|Publication number||US5971895 A|
|Application number||US 08/938,076|
|Publication date||Oct 26, 1999|
|Filing date||Sep 26, 1997|
|Priority date||Sep 26, 1997|
|Publication number||08938076, 938076, US 5971895 A, US 5971895A, US-A-5971895, US5971895 A, US5971895A|
|Inventors||Theodore G. Habing|
|Original Assignee||Precor Incorporated|
|Export Citation||BiBTeX, EndNote, RefMan|
|Patent Citations (5), Non-Patent Citations (6), Referenced by (28), Classifications (20), Legal Events (10)|
|External Links: USPTO, USPTO Assignment, Espacenet|
1. Field of the Invention
This invention relates generally to the field of physical exercise equipment and, particularly, to an exercise arm that can be easily configured for performing both press and row exercises.
2. Prior Art
The bench press has long been a popular exercise for developing muscles for the upper body. This exercise is traditionally performed in a supine position on a bench using a bar bell. Within the last few decades, exercise machines have been developed with pivoting press arms coupled to a stack of weights to allow the operator to perform exercises from a seated position. A number of such machines have adjustment features so that shoulder press, incline press, chest press and decline press exercises can all be performed using the same press arm.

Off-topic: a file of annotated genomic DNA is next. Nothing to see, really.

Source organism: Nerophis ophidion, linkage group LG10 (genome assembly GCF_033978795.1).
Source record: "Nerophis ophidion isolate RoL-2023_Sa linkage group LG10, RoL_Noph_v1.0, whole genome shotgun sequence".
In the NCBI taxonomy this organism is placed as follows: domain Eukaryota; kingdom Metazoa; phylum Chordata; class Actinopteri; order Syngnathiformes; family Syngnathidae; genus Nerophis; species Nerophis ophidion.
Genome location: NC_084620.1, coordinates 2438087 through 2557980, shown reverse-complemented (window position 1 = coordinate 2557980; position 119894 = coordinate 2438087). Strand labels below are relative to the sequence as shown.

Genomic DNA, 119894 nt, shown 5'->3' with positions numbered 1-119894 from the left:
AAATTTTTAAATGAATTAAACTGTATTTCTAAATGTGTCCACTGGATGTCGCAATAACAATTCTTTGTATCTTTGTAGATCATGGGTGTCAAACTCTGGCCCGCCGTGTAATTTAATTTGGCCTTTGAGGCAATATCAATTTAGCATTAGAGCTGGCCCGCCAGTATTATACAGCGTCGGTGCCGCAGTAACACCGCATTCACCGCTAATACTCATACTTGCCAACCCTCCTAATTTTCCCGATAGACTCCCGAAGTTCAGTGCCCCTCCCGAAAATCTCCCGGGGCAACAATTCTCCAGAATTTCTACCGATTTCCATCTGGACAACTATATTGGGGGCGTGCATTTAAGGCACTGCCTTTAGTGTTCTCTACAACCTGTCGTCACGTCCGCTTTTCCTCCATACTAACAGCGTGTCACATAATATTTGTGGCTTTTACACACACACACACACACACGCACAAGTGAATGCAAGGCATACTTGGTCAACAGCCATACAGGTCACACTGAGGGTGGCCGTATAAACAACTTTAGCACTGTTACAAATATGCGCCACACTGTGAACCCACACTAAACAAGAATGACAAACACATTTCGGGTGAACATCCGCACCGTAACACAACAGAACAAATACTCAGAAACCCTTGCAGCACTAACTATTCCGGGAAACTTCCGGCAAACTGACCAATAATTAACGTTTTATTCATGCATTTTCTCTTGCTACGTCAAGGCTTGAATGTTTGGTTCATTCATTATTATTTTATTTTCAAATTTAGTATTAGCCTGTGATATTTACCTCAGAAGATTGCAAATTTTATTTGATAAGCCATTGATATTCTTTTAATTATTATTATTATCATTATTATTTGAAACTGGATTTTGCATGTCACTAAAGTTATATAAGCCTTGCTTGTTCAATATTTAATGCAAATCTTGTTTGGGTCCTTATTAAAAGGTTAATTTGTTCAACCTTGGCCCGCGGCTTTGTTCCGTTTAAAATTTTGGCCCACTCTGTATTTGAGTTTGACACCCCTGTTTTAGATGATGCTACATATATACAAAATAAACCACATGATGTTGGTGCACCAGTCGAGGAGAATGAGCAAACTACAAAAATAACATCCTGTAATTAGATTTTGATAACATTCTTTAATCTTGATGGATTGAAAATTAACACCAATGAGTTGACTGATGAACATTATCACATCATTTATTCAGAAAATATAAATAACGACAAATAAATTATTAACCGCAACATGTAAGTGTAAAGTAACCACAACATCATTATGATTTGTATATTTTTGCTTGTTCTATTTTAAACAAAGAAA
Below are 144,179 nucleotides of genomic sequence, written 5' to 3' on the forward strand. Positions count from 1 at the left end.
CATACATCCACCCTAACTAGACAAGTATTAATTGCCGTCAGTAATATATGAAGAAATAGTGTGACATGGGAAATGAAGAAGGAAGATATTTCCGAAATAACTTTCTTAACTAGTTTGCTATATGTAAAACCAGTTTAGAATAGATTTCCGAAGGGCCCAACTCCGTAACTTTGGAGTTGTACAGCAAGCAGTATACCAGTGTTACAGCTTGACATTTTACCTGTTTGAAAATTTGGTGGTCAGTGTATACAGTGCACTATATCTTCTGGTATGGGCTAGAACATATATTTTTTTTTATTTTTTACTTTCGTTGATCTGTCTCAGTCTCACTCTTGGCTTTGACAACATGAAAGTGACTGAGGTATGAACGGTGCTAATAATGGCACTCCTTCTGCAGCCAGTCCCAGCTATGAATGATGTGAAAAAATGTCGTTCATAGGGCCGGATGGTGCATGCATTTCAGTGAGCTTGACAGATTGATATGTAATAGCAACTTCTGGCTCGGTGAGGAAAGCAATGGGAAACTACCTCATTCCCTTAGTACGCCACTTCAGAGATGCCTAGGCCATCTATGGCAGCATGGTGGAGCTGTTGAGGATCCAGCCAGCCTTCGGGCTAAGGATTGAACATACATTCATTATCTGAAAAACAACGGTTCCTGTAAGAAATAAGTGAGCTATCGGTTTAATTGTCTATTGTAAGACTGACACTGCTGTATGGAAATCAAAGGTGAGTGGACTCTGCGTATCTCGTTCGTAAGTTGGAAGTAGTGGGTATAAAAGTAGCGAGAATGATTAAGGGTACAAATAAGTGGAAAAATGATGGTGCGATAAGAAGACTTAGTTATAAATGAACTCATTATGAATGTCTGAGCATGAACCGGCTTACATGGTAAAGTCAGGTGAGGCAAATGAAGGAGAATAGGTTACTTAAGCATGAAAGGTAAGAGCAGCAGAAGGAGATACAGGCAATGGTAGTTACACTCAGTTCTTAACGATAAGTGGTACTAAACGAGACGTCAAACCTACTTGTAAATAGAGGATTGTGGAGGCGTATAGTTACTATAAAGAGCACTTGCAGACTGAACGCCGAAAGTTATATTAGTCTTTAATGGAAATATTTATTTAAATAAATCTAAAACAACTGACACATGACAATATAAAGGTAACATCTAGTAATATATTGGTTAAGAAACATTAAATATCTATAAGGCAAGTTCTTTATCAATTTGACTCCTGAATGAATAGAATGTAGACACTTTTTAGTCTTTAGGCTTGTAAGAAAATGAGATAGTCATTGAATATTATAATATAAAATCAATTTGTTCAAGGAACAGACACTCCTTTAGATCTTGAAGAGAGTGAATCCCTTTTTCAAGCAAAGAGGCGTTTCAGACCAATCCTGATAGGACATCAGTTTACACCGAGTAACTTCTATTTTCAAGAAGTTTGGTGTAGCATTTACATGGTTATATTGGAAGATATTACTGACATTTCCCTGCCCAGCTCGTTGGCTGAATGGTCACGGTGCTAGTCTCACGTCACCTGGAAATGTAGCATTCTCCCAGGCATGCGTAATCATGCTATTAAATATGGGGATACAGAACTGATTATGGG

The seated row is another popular exercise for developing upper body muscles. Specialized exercise machines have also been developed for performing this exercise. To perform a seated row exercise, the operator typically faces a chest pad and pulls rearwardly on an exercise arm similar to an exercise arm for performing press exercises.
Because of the basic similarities between exercise machines for performing press exercises and those for performing seated row exercises, it would seem that a single machine could provide both exercises. In practice, however, this is difficult to achieve because of the differences in exercise geometry. Consequently, a machine combining both types of exercises must be relatively complex or else the effectiveness of one or both types of exercise is compromised.
U.S. Pat. Nos. 5,236,406 and 5,401,227 disclose an exercise machine in which the press arm is pivotally coupled to the frame of the machine with a "range of motion (ROM) block". The orientation of the ROM block relative to the press arm can be varied with a selector pin. This arrangement will allow the press arm to be positioned for use in performing a seated row exercise. However, due in part to the single pivot geometry of the press arm, it is necessary to also reposition the back pad of the machine so it can be used as a chest pad during a seated row exercise.
The shortcomings of the prior art exercise machines are overcome with the present invention such that both press and seated row exercises can be performed at a single exercise station without reconfiguring the support pads of the exercise station.